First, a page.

Launch of the IES Trials Unit: an explainer
26 Apr 2022
As we launch our IES Trials Unit, Anneka Dawson details what we mean by trials and how they can add an essential evidence base for making important business decisions.
What do you mean by trials?
Randomised controlled trials (RCTs) are considered the gold standard in evaluation social science research, helping establish causality where it has been lacking. We are proud to work with six of the What Works centres and affiliates, who are independent organisations tasked with helping ensure that public spending goes to interventions and projects that will help improve things for societies greatest challenges. However, our work with them has shown that not all projects are suitable for RCTs and quasi-experimental designs are sometimes more realistic or palatable to different target groups. Working in social science research means we have to consider what is feasible, but also ensuring the research is as robust as possible. There are lots of options outside of RCTs for us to consider, and research is starting to demonstrate that they can be viable alternatives. Therefore, we cover both RCTs and quasi- experimental designs and can also provide advice on suitable methods for the project in question.
Does IES have experience in trials?
The Institute has been working on trials (our broad interpretation of trials includes RCTs and quasi- experimental designs such as matching techniques) for many years and across a diverse spectrum of disciplines. These cover the areas you would expect from IES, in how to improve employment outcomes for clients such as the Department for Work and Pensions and projects for specific employers such as RSSB, testing out mental health training for managers.
We have been building and developing internal expertise across these projects and the next stage of our strategic plan is to ensure the wider world knows about what we have been doing and what we can offer to reach new partners and clients.
How can trials assist with my objectives?
Robust research trials build the evidence base for making crucial decisions for businesses, schools, local authorities and government departments. For example, our recent RCT on a parenting intervention called Tips By Text, for the Education Endowment Foundation will produce a ‘month’s progress’ score for the programme so that schools can decide if it is a worthwhile intervention to dedicate school budget and time to. A further example is our research for RSSB that showed face-to-face training and e-learning were of equal value in helping to train managers. This helps RSSB decide which method to implement as they are both equally effective; so the decision can be based on other factors such as individual preference or cost of delivery.
What are the ingredients of a successful trial?
- A clear counterfactual group (or ‘business as usual’ group who have continued their usual practice) to compare to a group who have received an intervention, so we can see what would have happened without that intervention.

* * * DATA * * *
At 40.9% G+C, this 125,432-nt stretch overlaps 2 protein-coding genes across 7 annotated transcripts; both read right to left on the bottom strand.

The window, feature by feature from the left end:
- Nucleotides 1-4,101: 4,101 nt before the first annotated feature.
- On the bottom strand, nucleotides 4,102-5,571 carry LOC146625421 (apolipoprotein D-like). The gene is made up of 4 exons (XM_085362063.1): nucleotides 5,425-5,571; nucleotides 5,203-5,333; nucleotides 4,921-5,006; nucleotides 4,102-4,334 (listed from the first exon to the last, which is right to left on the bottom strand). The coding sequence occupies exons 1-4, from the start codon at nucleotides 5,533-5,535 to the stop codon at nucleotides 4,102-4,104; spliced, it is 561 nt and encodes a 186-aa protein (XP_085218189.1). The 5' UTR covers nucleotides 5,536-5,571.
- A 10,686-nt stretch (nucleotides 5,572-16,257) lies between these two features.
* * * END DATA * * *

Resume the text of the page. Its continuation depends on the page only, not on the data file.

- A carefully constructed plan or protocol which details in advance what is being tested in the trial, with outcome measures identified, a clear methodology and timeline. Ideally this would be published on a trial registry and any changes to this plan clearly identified and explained with an update, so that we are transparent in what we are doing and why.
- A detailed statistical analysis plan which outlines what analysis will be undertaken in advance- this should also be published.
- A Theory of Change or logic model should be used to develop the protocol and statistical analysis plan. If one does not exist for an intervention already, we will work with a client or delivery team to construct one using a series of Theory of Change workshops.
- Impact evaluation of outcomes and a complementary Implementation and Process Evaluation (IPE) are equally important elements of a trial so that we know what has changed and the size of that impact (through the impact evaluation) as well as exploring why something might have changed and the mechanisms of change through the IPE.
Some projects may be investigating a proof of concept for a trial so would concentrate on developing a theory of change and investigating these areas for a future trial.
Do you have any specific examples?
Aside from the projects mentioned above regarding employment outcomes, the projects IES are working on also cover topics as wide ranging as the impacts of mindfulness practice, phonics teaching in schools, supporting people with disabilities and health conditions, texting nudges to parents to help support their children’s literacy and numeracy development and training for early years practitioners to help STEM skills development in two year olds.
We are keen to assist with any potential requirements. We have teams set up to help at each step of the way from project design, management and planning through all the stages of delivery, primary and secondary data collection, analysis and report writing to the highest level.
Please get in contact if you have a project in mind!
Any views expressed are those of the author and not necessarily those of the Institute as a whole.